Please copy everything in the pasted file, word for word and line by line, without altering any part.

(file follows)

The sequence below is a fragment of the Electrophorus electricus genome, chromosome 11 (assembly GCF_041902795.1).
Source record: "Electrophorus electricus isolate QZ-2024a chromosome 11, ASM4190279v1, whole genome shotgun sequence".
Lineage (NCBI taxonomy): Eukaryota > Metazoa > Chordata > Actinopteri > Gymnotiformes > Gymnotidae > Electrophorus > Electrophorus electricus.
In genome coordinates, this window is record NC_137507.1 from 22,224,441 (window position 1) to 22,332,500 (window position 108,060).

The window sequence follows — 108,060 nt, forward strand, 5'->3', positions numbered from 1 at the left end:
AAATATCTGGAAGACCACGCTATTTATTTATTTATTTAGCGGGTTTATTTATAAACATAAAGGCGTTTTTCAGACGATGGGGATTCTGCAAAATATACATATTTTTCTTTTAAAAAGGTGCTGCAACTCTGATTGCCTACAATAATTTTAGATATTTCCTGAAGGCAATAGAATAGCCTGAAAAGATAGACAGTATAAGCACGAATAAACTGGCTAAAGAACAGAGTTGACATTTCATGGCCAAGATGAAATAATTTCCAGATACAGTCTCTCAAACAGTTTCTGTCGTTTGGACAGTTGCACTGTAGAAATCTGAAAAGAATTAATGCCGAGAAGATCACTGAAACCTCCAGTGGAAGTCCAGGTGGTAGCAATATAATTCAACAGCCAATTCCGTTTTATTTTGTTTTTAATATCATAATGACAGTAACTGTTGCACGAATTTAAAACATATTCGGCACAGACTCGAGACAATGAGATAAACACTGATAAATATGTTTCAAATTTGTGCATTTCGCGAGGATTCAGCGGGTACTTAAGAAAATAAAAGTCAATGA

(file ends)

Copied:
The sequence below is a fragment of the Electrophorus electricus genome, chromosome 11 (assembly GCF_041902795.1).
Source record: "Electrophorus electricus isolate QZ-2024a chromosome 11, ASM4190279v1, whole genome shotgun sequence".
Lineage (NCBI taxonomy): Eukaryota > Metazoa > Chordata > Actinopteri > Gymnotiformes > Gymnotidae > Electrophorus > Electrophorus electricus.
In genome coordinates, this window is record NC_137507.1 from 22,224,441 (window position 1) to 22,332,500 (window position 108,060).

The window sequence follows — 108,060 nt, forward strand, 5'->3', positions numbered from 1 at the left end:
AAATATCTGGAAGACCACGCTATTTATTTATTTATTTAGCGGGTTTATTTATAAACATAAAGGCGTTTTTCAGACGATGGGGATTCTGCAAAATATACATATTTTTCTTTTAAAAAGGTGCTGCAACTCTGATTGCCTACAATAATTTTAGATATTTCCTGAAGGCAATAGAATAGCCTGAAAAGATAGACAGTATAAGCACGAATAAACTGGCTAAAGAACAGAGTTGACATTTCATGGCCAAGATGAAATAATTTCCAGATACAGTCTCTCAAACAGTTTCTGTCGTTTGGACAGTTGCACTGTAGAAATCTGAAAAGAATTAATGCCGAGAAGATCACTGAAACCTCCAGTGGAAGTCCAGGTGGTAGCAATATAATTCAACAGCCAATTCCGTTTTATTTTGTTTTTAATATCATAATGACAGTAACTGTTGCACGAATTTAAAACATATTCGGCACAGACTCGAGACAATGAGATAAACACTGATAAATATGTTTCAAATTTGTGCATTTCGCGAGGATTCAGCGGGTACTTAAGAAAATAAAAGTCAATGA